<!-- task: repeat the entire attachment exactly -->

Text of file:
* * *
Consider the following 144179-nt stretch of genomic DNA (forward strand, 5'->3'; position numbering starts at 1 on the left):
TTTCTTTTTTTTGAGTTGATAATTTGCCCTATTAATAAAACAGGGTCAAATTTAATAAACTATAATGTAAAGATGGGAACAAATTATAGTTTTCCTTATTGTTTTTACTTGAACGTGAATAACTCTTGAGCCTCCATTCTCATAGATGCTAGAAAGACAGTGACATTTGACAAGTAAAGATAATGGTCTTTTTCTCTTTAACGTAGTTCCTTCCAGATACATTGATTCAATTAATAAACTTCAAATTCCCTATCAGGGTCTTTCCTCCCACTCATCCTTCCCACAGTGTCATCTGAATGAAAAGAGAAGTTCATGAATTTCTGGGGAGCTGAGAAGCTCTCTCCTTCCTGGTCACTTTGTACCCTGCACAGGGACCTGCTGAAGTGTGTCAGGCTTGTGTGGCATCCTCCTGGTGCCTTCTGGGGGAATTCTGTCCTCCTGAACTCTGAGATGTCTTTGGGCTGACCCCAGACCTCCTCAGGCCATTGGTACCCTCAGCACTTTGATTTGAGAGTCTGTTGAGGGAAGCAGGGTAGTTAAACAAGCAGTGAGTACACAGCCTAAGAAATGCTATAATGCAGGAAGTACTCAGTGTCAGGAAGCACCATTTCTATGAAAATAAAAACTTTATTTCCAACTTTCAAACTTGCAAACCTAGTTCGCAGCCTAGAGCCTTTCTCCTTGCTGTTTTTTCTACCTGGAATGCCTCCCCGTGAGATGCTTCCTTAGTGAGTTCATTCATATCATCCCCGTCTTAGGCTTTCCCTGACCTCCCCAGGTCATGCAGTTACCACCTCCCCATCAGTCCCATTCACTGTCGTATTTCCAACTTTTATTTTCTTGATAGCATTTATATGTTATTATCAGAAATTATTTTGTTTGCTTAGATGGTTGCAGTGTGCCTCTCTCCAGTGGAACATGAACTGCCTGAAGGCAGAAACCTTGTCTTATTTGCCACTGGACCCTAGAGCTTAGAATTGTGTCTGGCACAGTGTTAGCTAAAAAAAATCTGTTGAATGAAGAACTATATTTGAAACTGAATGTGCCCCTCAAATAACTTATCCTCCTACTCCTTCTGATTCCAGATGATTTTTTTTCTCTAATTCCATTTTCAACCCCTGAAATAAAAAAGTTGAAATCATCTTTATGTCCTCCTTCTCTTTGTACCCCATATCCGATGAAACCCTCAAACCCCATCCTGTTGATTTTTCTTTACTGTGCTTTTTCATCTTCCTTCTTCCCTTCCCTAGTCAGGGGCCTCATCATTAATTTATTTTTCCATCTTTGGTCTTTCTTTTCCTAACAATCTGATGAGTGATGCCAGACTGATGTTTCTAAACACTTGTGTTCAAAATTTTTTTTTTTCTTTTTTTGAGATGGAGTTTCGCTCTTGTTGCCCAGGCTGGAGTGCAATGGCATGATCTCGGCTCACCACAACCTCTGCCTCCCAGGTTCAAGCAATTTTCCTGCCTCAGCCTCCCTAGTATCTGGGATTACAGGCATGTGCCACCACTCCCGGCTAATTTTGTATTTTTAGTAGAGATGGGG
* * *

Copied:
Consider the following 144179-nt stretch of genomic DNA (forward strand, 5'->3'; position numbering starts at 1 on the left):
TTTCTTTTTTTTGAGTTGATAATTTGCCCTATTAATAAAACAGGGTCAAATTTAATAAACTATAATGTAAAGATGGGAACAAATTATAGTTTTCCTTATTGTTTTTACTTGAACGTGAATAACTCTTGAGCCTCCATTCTCATAGATGCTAGAAAGACAGTGACATTTGACAAGTAAAGATAATGGTCTTTTTCTCTTTAACGTAGTTCCTTCCAGATACATTGATTCAATTAATAAACTTCAAATTCCCTATCAGGGTCTTTCCTCCCACTCATCCTTCCCACAGTGTCATCTGAATGAAAAGAGAAGTTCATGAATTTCTGGGGAGCTGAGAAGCTCTCTCCTTCCTGGTCACTTTGTACCCTGCACAGGGACCTGCTGAAGTGTGTCAGGCTTGTGTGGCATCCTCCTGGTGCCTTCTGGGGGAATTCTGTCCTCCTGAACTCTGAGATGTCTTTGGGCTGACCCCAGACCTCCTCAGGCCATTGGTACCCTCAGCACTTTGATTTGAGAGTCTGTTGAGGGAAGCAGGGTAGTTAAACAAGCAGTGAGTACACAGCCTAAGAAATGCTATAATGCAGGAAGTACTCAGTGTCAGGAAGCACCATTTCTATGAAAATAAAAACTTTATTTCCAACTTTCAAACTTGCAAACCTAGTTCGCAGCCTAGAGCCTTTCTCCTTGCTGTTTTTTCTACCTGGAATGCCTCCCCGTGAGATGCTTCCTTAGTGAGTTCATTCATATCATCCCCGTCTTAGGCTTTCCCTGACCTCCCCAGGTCATGCAGTTACCACCTCCCCATCAGTCCCATTCACTGTCGTATTTCCAACTTTTATTTTCTTGATAGCATTTATATGTTATTATCAGAAATTATTTTGTTTGCTTAGATGGTTGCAGTGTGCCTCTCTCCAGTGGAACATGAACTGCCTGAAGGCAGAAACCTTGTCTTATTTGCCACTGGACCCTAGAGCTTAGAATTGTGTCTGGCACAGTGTTAGCTAAAAAAAATCTGTTGAATGAAGAACTATATTTGAAACTGAATGTGCCCCTCAAATAACTTATCCTCCTACTCCTTCTGATTCCAGATGATTTTTTTTCTCTAATTCCATTTTCAACCCCTGAAATAAAAAAGTTGAAATCATCTTTATGTCCTCCTTCTCTTTGTACCCCATATCCGATGAAACCCTCAAACCCCATCCTGTTGATTTTTCTTTACTGTGCTTTTTCATCTTCCTTCTTCCCTTCCCTAGTCAGGGGCCTCATCATTAATTTATTTTTCCATCTTTGGTCTTTCTTTTCCTAACAATCTGATGAGTGATGCCAGACTGATGTTTCTAAACACTTGTGTTCAAAATTTTTTTTTTTCTTTTTTTGAGATGGAGTTTCGCTCTTGTTGCCCAGGCTGGAGTGCAATGGCATGATCTCGGCTCACCACAACCTCTGCCTCCCAGGTTCAAGCAATTTTCCTGCCTCAGCCTCCCTAGTATCTGGGATTACAGGCATGTGCCACCACTCCCGGCTAATTTTGTATTTTTAGTAGAGATGGGG